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  1. Illinois DNR
  2. Water Resources

Stratton Operations Update

Fox River Status Update

 
August 4, 2015
 

Current Conditions

 
The Chain is currently at summer pool, but inflows are dropping.  The river below Stratton Dam is dropping with inflows.   As stated in the National Weather Service public information statement below the last half of July has been dry for northeast Illinois.  The percentage of normal rainfall graph below shows that portions of the Fox River watershed were deficient in their rainfall by up to 25% of normal during July.
 
 
National Weather Service statement:

PUBLIC INFORMATION STATEMENT
NATIONAL WEATHER SERVICE CHICAGO IL
1003 PM CDT SAT AUG 1 2015
 
...PRONOUNCED DRY STRETCH TO END JULY...
 
AFTER FREQUENT RAINFALL FROM MID-SPRING THROUGH THE FIRST HALF OF
METEOROLOGICAL SUMMER...THE LATTER HALF OF JULY SAW LITTLE TO NO
RAINFALL IN SOME COMMUNITIES OF NORTHERN ILLINOIS AND NORTHWEST
INDIANA.
 
OFFICIALLY AT CHICAGO OHARE...ONLY A TRACE OF RAINFALL WAS
OBSERVED FROM JULY 19-31. THIS 13 DAY STRETCH OF NO MEASURABLE
PRECIPITATION WAS THE SECOND LONGEST OF 2015 AND THE LONGEST SINCE
MARCH 4-21. THIS COMES AFTER 24 DAYS WITH MEASURABLE RAINFALL BETWEEN
JUNE 7 AND JULY 18...IN OTHER WORDS ON 57 PERCENT OF THE DAYS!
 
AT ROCKFORD...THERE WAS ONLY 0.04 INCHES OF RAIN BETWEEN JULY
17-31. THIS 15 DAY STRETCH WAS THE DRIEST SINCE MARCH 4-22 WHEN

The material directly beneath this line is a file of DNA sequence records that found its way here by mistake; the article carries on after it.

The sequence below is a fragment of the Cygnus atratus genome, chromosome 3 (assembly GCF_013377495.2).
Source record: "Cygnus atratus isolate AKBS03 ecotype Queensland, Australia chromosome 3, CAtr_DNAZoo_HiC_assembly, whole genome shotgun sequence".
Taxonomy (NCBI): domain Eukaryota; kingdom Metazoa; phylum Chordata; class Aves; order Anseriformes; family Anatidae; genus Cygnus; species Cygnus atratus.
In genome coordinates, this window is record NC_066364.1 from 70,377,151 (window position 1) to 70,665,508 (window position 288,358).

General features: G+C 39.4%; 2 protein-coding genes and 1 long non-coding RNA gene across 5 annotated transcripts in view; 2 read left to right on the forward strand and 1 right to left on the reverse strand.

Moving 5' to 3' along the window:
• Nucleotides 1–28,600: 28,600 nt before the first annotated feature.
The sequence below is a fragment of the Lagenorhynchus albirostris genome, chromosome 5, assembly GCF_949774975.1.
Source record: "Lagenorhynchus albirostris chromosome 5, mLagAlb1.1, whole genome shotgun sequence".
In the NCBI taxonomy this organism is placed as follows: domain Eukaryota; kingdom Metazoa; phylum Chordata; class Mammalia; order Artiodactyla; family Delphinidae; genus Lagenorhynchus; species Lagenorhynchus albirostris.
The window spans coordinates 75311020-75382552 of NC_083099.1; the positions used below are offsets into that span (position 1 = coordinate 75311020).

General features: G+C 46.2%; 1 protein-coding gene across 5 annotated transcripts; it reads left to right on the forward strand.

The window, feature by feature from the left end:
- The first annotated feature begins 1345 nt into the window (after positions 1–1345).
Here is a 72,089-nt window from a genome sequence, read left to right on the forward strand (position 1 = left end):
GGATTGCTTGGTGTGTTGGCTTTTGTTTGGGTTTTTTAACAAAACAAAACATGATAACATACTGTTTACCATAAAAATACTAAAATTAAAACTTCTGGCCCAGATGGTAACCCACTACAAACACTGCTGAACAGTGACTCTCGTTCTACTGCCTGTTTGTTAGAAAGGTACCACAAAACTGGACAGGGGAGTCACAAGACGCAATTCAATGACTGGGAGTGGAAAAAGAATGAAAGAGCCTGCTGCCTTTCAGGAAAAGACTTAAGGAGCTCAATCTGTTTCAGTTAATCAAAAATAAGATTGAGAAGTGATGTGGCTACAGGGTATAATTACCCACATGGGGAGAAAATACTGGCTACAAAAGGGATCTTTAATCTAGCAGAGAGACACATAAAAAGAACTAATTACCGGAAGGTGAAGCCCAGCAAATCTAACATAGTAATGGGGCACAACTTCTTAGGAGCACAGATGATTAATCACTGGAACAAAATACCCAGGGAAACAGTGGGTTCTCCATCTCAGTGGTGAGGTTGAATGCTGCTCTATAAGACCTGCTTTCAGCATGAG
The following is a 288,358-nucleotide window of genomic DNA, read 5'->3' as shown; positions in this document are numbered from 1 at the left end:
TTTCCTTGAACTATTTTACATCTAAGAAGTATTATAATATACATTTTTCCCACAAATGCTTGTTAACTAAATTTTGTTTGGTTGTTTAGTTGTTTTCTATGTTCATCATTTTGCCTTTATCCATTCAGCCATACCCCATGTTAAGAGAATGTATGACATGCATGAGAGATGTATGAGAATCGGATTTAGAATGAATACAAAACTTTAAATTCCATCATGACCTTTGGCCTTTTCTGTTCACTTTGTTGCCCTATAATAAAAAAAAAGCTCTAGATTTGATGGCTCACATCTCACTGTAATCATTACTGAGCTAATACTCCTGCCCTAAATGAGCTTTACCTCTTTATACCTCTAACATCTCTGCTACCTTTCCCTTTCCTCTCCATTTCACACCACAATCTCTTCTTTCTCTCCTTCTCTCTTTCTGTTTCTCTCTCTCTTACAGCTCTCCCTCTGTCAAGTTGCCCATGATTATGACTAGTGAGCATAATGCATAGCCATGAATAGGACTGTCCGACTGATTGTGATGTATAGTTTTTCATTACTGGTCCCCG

ONLY A TRACE WAS OBSERVED.
 
$$
MTF
 
 


Forecast

 
The National Weather Service (NWS) is predicting minimal rain (¼”- ½” total) for the next 7 days.  The inflows into the system are expected to continue to fall.
 
 


 

Operations

 
The Algonquin Dam is being operated to hold back the maximum amount of water possible.  The gates at Stratton Dam are being operated to balance the flows coming into the system and the flows going out of the system.  Our operations guide calls low flow 390 cfs coming into the lakes.  Currently the Fox River at New Munster is 170 cfs and Nippersink Creek at Spring Grove is 100 cfs.  This gives us an inflow into the lake of approximately 270 cfs which puts us squarely into low flow operations.  Our operation guide would allow us to go to a minimum release of 182 cfs today, but since the lakes are at summer pool already there is no need to store extra water.  The lakes also have minimal storage so opening the gates to allow the lower river to come up would only increase flows in the lower river for a few days and then it would be right back to where it is now, so that is not a viable option.  Assuming there is minimal precipitation, as the flows continue to drop we will continue to operate the gates to balance the incoming and outgoing flows in the system.
 

Brad Winters, P.E., CFM
Project Engineer
IDNR Office of Water Resources